Watch a chef try valiantly to make military MRE rations appear gourmet


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Sometimes simple is best. The only good airline food I ever had was on Air France - a little bread, two kinds of cheese, I think maybe some olives, spring water. The plonk wine wasn’t bad either.


Some do look nice, but most look like they smell and taste not so nice.

I’ve watched a number of MRE videos online and there’s actually a fair number of rations from foreign militaries that have really high quality delicious MREs. The American ones from what i’ve heard from service members is that they’re fairly boring, hot sauce goes a long way to making things more appetizing.


Haute cuisine plating is bullshit.


Exploring the bags is half the fun. I prefer Steve1989MREInfo’s presentation.


I would agree, though considering they were trying to keep the food unadulterated the only thing they could do to “jazz” it up in this case is plating, unfortunately.

Edit: However the alternative is to cook with an electric coffee maker. I’ve posted this before actually, but service members are not allowed to have cooking appliances but usually having a coffee pot is ok. So as a work around people have learned how to cook with them


That video would have been a lot more interesting if they had focused less on making the preparation look awesome and more on identifying the prepared meals by nationality and what they are alleged to be.


Totally dating my self…but my spouse and I were explaining to our kids what MREs are just last week. We were discussing which were our faves and the ones we all dreaded.

Most people favored: Beef Stew (just like Dinty Moore), Corned Beef hash (again typical canned grocery store stuff), Spaghetti with Meat Sauce, Meatballs, Beef n Rice in Tomato Sauce, and the Ham Slice. All were fairly typical fair.

Most people hated: Tuna with Noodles, Chicken ala king, Omelet with Ham, Potatoes with Ham.

My personal fave was the Omelet with Ham. No one ever wanted it, and it was one of the few that came with an oatmeal cookie bar. In the early to late 90’s there were only 12-16 meals and then when the 00’s hit they ramped up to a couple dozen choices.



The extent of my experience with this type of food is freeze dried food for camping. You can tell it has a lot of sodium in whatever you end up eating but a majority of what i had was pretty good, not sure how that compares to military MREs.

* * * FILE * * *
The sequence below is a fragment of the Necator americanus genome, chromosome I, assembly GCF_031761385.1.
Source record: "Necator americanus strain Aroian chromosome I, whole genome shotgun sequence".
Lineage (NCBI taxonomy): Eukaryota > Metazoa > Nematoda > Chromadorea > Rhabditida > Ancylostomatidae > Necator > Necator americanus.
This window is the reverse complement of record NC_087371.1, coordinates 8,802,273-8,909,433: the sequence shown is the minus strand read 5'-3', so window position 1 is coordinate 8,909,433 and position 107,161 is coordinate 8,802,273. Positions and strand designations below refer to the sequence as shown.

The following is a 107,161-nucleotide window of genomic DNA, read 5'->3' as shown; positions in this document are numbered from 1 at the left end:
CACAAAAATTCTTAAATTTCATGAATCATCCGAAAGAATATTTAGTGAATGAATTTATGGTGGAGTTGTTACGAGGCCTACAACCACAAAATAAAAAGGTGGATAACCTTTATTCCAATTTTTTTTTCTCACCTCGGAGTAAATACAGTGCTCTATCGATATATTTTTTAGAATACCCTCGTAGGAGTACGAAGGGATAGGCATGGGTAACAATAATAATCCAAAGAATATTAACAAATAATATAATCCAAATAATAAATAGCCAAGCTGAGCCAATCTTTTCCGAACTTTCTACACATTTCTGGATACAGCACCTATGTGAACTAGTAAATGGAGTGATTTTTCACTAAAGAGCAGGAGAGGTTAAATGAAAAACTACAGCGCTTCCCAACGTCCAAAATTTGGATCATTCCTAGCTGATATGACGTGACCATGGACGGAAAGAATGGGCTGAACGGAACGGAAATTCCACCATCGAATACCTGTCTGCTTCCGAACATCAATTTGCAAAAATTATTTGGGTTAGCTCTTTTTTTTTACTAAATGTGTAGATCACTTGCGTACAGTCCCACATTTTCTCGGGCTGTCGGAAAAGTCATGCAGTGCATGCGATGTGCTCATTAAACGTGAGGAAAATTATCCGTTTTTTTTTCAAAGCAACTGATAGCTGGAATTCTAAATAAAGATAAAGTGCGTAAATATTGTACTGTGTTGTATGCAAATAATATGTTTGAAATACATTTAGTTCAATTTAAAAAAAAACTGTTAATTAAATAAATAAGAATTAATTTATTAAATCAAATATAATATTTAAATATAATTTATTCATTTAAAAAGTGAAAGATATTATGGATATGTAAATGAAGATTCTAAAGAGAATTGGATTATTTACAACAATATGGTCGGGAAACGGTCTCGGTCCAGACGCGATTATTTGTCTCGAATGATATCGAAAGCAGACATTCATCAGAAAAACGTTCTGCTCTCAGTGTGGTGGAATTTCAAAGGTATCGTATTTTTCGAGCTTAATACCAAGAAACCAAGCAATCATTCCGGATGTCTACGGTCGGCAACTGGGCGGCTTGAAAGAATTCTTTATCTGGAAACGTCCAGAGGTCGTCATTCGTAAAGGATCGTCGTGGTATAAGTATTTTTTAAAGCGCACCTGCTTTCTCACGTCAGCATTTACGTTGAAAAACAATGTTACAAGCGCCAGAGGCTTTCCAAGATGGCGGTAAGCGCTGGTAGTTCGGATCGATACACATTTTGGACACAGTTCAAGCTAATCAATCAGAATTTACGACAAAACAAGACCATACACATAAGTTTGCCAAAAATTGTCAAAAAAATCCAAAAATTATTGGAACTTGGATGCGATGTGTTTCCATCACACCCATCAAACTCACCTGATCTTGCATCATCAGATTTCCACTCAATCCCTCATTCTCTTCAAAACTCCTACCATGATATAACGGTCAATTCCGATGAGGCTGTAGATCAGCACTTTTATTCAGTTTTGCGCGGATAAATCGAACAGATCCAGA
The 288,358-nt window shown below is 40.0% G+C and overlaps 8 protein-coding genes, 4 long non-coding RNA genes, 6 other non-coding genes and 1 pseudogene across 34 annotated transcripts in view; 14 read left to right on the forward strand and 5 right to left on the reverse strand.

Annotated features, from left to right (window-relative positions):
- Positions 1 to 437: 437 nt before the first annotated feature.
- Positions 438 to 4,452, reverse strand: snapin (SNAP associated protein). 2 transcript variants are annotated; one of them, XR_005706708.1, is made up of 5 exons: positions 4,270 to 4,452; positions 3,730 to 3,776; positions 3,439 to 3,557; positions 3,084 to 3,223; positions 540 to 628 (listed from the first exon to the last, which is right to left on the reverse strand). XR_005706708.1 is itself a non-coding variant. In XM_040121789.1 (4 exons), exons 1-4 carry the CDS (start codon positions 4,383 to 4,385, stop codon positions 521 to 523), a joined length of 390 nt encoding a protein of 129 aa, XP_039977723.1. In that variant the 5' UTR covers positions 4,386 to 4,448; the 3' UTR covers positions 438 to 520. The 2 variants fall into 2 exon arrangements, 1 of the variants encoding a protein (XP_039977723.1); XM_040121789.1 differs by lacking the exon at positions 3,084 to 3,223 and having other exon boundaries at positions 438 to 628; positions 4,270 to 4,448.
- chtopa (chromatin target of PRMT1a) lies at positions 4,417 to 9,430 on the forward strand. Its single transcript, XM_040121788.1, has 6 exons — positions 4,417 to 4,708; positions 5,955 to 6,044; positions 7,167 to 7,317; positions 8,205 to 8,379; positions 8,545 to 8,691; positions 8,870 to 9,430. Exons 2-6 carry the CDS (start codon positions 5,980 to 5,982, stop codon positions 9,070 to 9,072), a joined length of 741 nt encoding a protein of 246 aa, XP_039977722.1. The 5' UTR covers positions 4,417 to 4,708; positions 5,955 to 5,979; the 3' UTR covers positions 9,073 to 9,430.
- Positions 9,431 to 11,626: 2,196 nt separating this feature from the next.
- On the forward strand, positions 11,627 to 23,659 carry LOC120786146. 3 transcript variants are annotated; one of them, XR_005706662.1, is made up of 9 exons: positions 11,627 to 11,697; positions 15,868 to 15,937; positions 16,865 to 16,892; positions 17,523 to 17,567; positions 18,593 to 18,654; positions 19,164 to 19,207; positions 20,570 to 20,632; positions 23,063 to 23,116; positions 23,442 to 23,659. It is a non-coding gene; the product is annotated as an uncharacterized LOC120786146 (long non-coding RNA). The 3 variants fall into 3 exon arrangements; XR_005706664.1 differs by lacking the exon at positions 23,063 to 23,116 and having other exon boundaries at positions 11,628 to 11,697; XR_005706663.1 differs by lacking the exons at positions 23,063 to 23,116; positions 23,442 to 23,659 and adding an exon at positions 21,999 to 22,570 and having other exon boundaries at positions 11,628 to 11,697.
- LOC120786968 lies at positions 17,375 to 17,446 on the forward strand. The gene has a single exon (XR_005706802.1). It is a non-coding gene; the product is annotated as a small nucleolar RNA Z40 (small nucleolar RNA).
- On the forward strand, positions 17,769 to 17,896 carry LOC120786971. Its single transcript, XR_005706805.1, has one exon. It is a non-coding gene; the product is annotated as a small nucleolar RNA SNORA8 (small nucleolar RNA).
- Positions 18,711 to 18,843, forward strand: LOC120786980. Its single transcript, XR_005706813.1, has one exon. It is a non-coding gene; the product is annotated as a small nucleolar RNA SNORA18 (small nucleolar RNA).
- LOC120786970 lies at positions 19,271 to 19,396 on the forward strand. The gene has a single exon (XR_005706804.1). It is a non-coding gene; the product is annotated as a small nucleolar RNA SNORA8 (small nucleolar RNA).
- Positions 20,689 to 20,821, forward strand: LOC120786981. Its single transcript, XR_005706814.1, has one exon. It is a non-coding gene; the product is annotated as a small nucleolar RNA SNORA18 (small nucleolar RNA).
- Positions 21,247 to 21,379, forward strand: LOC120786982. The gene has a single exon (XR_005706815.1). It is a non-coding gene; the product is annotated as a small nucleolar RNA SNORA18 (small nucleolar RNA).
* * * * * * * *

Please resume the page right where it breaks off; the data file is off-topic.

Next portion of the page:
cheese and bread probably won’t keep so well, but pickles, kielbasa, some nice crackers and some schmear and you’re good to go.


They actually phased out all freeze dried items by 1990 or so if I recall.

When I backpack I use a lot of soy milk and dried foods that simply need re-hydrating with water or the soy milk. I also like to bring small amounts of alcohol for flavoring and reconstituting things…like dried mushrooms and white wine.


Yep! I actually developed my affinity for hot sauce by eating MREs.

Though they are not the most exquisite meal, during field operations, MREs were actually the more preferable meal option. The US Armed Services have mobile kitchen truck/tent things that they use for larger field ops. They are basically a series of chafing trays that are used to heat large (13 x 9ish) tin trays of preserved (dehydrated?) meals. The food is… horrifying. When I was in Ft Irwin, CA for the Army Warfighter Experiment the only breakfast option was this tent. Fortunately, it was also where they distributed your MRE rations for the day. They were unusually lax about handing them out so I would request extras just to have something palatable and to increase my odds of getting one of the “good” ones.


I think i threw up a bit in my mouth.


They could jazz up the MREs by going down the the supermarket and getting some of these:

Comes in a Canadian IMP-style retort bag. ~$2 CAN. There’s about 12 different vegetarian dishes, fills a bowl, shelf-life a year or two and they’re probably being conservative on that. Not hot, but loaded with real spices that leave a nice afterglow. I keep a stock in the cupboard for those “shit, what’s for dinner?” moments. Some pieces of frozen chicken, rice and one of these makes a quick but very good meal for two.

Keep a watch for something similar the next time you’re in the “world food” aisle, because your eyes will tend to glide over them unless you’re looking for them. (“Food in a box … what?”)


Two words: travel iron.


Coffee pot is likely more versatile since you can heat up water, make soups, etc but also directly use the heating element to cook or bake. Travel iron while usable i can’t imagine is any more convenient.


MREs are good value, though: three lies for the price of one.


The eggs were green. Like copper carbonate green. I attempted to eat them exactly once.